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Mr. Philip Hammond (Runnymede and Weybridge): This has been a wide-ranging debate that has certainly not been limited to the specific scope of the Bill. It was right and probably necessary for it to range so widely. Although many of the issues that have been addressed relate to the more substantive matters that will be considered in relation to the communications Bill, they are relevant in determining how Ofcom should look and be structuredthe precise purpose of the Bill.
I suppose it was inevitable that the debate would focus on the BBC, partly because it is such a politically sensitive topic but also because its role and its relationship with Ofcom raise very important and much wider competition issues. I agree with my hon. Friend the Member for South Suffolk (Mr. Yeo) that, in view of the importance of these subjects, it is a pity that the Government did not put forward either of the two Secretaries of State who are involved with the Bill to open the debate. I am delighted to see that the Secretary of State for Culture, Media and Sport is present for the winding-up speeches, but it is a pity that she did not take part in the debate, as she may have had the opportunity to clarify some of the issues that are clearly troubling many hon. Members in all parts of the House with regard to the future relationship of the BBC and Ofcom. She could also have clarified some of the comments that she is reported to have made about the possible extension of Ofcom's scope to embrace more control over the BBC.
I thank my hon. Friends the Members for Henley (Mr. Johnson), for Upminster (Angela Watkinson) and for Witney (Mr. Cameron) for their contributions. In particular, I thank my hon. Friend the Member for Lichfield (Michael Fabricant), who, as always, spoke knowledgeably about these subjects. We heard valuable contributionsthey were often informed by expert knowledgefrom hon. Members in all parts of the House.
Twenty years ago, UK television viewers had access to three channels and 300 hours of television a week. I could recite statistics that several other hon. Members have given during the debate, but I shall not take up the time of the House by doing so. The point is that we are approaching what the right hon. Member for Manchester, Gorton (Mr. Kaufman) described as convergence becoming a discernible fact. In those circumstances, the objective of converging the regulatory environments of the broadcasting and telecommunications industries must be sensible. The Government's White Paper promises to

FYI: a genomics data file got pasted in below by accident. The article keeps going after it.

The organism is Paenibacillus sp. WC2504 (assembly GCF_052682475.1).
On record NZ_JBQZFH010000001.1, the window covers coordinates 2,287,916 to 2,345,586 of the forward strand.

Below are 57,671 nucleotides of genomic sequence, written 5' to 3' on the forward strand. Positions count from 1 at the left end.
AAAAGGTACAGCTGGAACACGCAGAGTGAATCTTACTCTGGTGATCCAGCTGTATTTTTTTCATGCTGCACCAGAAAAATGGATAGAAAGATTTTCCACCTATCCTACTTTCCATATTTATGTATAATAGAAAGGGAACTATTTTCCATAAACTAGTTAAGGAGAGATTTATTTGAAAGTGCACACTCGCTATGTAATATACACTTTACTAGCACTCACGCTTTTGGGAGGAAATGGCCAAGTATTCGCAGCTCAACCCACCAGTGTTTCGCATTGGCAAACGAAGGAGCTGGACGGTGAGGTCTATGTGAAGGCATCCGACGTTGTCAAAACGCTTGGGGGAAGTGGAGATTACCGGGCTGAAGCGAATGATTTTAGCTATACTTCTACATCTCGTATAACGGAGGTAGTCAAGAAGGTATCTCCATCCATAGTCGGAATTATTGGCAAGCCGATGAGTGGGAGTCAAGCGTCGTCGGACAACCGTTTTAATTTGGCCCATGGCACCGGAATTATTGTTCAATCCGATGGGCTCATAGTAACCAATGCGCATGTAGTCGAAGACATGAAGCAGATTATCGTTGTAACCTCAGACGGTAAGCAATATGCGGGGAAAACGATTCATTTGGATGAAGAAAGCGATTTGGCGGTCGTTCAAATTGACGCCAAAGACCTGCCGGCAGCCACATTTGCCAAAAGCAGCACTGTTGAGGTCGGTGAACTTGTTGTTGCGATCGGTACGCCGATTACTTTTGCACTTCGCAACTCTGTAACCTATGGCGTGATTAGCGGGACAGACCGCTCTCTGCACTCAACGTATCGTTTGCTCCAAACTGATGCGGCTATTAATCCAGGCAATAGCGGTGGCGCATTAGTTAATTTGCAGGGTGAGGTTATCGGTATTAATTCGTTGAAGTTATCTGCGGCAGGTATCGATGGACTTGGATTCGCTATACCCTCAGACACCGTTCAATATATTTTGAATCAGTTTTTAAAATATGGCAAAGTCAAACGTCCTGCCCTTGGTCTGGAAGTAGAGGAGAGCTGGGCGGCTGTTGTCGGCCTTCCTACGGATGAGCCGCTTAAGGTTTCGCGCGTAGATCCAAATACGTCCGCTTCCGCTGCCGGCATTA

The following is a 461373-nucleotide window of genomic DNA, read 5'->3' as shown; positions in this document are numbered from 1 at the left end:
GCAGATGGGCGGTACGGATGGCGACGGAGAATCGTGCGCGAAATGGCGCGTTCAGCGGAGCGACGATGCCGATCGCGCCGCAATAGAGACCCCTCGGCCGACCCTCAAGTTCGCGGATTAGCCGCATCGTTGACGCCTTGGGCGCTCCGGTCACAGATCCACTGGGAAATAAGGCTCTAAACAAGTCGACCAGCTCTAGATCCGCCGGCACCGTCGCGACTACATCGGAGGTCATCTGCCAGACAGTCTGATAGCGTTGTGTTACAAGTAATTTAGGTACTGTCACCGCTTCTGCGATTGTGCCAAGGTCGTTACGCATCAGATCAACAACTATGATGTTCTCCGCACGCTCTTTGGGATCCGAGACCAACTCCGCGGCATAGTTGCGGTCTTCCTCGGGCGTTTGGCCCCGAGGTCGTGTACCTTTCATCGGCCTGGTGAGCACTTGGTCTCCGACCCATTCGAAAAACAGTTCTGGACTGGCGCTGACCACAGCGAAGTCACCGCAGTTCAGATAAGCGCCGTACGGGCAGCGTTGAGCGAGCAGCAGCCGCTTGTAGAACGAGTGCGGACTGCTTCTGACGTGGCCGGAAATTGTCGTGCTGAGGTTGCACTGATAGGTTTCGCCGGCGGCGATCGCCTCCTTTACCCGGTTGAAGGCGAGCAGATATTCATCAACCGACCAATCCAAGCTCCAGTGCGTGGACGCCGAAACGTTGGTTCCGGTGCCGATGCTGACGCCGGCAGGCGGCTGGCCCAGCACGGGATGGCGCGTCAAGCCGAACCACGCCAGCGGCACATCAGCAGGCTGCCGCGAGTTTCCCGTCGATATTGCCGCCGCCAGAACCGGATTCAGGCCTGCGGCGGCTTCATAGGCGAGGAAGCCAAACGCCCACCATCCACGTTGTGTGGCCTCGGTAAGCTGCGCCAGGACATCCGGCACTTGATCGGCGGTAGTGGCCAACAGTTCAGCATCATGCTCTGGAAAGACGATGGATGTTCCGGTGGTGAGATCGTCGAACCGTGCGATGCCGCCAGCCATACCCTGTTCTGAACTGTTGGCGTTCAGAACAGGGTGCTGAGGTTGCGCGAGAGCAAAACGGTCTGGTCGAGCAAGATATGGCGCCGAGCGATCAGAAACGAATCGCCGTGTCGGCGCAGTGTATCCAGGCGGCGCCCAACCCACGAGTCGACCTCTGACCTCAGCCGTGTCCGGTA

The Government promised a communications Bill in their 1997 election manifesto. They subsequently decided to remove telecommunications from the Utilities Bill in 2000. That decision may have been embarrassing at the time, but it was right, given that few characteristics of the industry as it is developing could be described as "utility". The decision to deal with telecommunications and the broadcast media through a single regulatory body is probably also right. We shall not know for sure until we see the substantive communications Bill.
The Government claim that they need a paving Bill to avoid unnecessary delay in implementing the communications Bill. The logical way to proceed would have been to publish the communications Bill earlier, get it on the statute book and subsequently establish the necessary structures, properly reflecting the functions that Parliament had determined to give Ofcom. To use the analogy of the hon. Member for Twickenham (Dr. Cable), we are putting the cart before the horse.
We are being asked to approve a structure for and give the Secretary of State powers to appoint members to Ofcom, an organisation whose remit we do not precisely know. Of course, the White Paper provides an outline of the Government's thinking, and we have the benefit of the debate that took place in another place. A clear advantage of that is that we can all agree that many aspects remain
Hon. Members will wish to consider many other issues in greater depth when the substantive Bill is published. Today's debate has provided a flavour of some of them. I appreciate that it is not the right time to discuss them in detail, but they are relevant to this Bill. It is clear from our debate that hon. Members from all parties wish to scrutinise carefully the Government's contention that the BBC needs to be excluded from the full scope of Ofcom's powers to create a level playing field for broadcasting.